Very interesting interview with Christopher Leinberger about the future of the suburbs. The point he’s making is perhaps helpfully illustrated by this photo of the Ballston area in Arlington County, VA — one of DC’s extremely successful semi-urban suburbs:
Interesting. So what can DC teach us as an example?
What we’re learning about the DC area is that there are 30 of these walkable communities here. I’m only talking about regionally significant places, not individual neighborhoods. So, for instance, downtown DC, Reston, Bethesda and so on. Of these places, 90 percent are on the metro system and most of the rest will be linked into it in the next five years. So that’s a pretty obvious correlation right there. But most of these walkable places are in the suburbs.
What’s the lesson?
This structural trend is about the transformation of the suburbs into something else. I’ve been doing some research looking at the price premiums on a per-square-foot basis for walkable communities. They get a price premium between 40 and 200 percent. I’ve also been looking at what I call the “penumbra.” A walkable place is typically 50 to 500 acres in size. The penumbra, that area around it, can be even bigger.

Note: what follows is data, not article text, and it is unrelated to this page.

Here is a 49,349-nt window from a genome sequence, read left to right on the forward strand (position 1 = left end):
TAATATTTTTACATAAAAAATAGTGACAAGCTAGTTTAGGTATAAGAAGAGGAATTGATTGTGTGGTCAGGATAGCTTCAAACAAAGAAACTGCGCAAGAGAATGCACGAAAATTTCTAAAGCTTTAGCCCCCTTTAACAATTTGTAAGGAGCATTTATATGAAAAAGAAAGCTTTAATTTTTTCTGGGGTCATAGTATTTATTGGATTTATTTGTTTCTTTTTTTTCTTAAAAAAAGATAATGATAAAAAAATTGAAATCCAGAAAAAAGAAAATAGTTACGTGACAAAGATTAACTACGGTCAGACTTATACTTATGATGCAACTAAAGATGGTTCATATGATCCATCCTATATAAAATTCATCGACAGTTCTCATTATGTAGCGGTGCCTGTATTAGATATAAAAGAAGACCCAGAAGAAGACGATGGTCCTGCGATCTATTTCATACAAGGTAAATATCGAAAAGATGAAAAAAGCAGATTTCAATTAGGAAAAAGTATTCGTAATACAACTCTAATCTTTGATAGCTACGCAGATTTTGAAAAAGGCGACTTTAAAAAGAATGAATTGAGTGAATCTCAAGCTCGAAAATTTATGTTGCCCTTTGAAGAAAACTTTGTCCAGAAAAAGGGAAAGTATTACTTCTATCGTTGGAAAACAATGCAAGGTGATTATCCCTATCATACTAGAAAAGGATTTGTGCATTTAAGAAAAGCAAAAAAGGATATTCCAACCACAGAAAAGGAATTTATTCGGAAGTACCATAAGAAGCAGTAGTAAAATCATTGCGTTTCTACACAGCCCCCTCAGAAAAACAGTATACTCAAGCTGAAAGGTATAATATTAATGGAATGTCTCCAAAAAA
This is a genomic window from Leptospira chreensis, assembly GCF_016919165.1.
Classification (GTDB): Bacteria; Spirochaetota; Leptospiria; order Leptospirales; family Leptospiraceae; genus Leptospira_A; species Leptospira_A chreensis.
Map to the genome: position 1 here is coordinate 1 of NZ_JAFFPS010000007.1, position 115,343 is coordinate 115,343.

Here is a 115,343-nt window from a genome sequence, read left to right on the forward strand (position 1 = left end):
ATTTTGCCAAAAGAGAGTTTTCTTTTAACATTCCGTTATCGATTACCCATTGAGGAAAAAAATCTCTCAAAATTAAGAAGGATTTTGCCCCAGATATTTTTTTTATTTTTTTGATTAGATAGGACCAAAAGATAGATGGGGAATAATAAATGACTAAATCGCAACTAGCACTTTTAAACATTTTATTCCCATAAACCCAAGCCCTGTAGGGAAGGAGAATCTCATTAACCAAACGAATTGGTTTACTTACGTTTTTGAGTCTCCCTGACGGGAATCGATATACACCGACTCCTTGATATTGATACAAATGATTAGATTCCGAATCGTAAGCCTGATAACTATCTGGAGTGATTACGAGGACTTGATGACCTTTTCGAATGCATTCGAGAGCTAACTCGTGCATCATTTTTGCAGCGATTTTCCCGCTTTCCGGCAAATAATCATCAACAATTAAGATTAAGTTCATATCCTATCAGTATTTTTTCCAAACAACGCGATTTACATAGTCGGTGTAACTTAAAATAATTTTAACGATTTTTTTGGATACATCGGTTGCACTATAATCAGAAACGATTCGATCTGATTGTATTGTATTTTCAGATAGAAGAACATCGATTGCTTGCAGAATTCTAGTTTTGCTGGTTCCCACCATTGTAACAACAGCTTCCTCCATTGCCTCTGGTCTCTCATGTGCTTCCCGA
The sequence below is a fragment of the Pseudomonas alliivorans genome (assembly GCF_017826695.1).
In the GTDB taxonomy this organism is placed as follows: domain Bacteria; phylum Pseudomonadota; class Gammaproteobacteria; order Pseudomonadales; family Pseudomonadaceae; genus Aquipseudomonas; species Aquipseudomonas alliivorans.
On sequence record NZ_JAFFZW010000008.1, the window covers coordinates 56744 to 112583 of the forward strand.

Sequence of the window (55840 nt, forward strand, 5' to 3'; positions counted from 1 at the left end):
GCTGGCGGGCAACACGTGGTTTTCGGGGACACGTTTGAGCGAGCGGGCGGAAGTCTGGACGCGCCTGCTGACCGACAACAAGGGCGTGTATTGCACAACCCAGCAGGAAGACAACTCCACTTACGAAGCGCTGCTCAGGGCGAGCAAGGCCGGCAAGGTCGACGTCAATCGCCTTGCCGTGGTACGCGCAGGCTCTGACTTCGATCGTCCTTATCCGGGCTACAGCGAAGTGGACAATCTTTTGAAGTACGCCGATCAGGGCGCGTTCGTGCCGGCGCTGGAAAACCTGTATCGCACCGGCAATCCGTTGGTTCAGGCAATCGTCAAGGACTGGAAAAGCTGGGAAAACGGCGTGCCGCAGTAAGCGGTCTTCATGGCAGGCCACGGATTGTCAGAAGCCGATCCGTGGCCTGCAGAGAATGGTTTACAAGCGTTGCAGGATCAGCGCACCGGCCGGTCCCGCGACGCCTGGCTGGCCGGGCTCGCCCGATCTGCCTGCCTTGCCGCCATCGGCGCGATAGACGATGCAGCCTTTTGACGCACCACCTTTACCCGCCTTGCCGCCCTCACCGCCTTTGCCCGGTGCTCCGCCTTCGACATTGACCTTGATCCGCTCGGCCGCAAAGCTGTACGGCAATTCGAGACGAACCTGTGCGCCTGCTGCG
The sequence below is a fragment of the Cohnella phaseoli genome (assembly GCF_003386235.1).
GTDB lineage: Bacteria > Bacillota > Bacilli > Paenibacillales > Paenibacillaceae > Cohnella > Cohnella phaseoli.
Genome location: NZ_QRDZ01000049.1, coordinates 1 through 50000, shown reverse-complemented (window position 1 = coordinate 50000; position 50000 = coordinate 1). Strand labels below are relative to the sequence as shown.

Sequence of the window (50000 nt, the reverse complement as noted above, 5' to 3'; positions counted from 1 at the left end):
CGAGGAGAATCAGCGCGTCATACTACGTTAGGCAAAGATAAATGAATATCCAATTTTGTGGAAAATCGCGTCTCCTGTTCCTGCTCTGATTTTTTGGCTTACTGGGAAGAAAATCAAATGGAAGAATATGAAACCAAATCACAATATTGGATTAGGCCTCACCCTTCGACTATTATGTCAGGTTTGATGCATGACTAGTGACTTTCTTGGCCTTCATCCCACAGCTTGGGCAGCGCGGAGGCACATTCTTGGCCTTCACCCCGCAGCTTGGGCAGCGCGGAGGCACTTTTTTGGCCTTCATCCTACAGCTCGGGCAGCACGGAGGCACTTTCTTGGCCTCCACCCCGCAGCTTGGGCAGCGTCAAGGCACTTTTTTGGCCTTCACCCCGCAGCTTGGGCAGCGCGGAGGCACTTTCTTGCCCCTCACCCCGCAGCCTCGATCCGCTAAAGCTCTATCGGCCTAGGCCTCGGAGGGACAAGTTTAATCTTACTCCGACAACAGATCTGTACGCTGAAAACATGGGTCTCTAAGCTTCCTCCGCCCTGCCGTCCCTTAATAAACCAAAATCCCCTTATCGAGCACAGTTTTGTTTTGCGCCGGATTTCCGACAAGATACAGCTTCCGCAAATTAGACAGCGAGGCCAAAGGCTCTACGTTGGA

Almost like micro suburbs.
Yes. These places are still suburban but they are within walking distance of the walkable places. This “penumbra” is seeing premiums of 20 to 80 percent over the rest of the market.
The future of a well-done metro area wouldn’t be everything looking like this particular block. Rather, what they have in Arlington is a long high-density, highly-walkable corridor stretched out along a metro line. That then creates lots of more traditionally “suburban” space that’s still within walking distance of the corridor. A metro area should, ideally, have a whole bunch of corridors like that which then converge to create a downtown. Then the wedges between the corridors serve the way traditional suburbs do today. The result is a real mix of housing options and neighborhood types.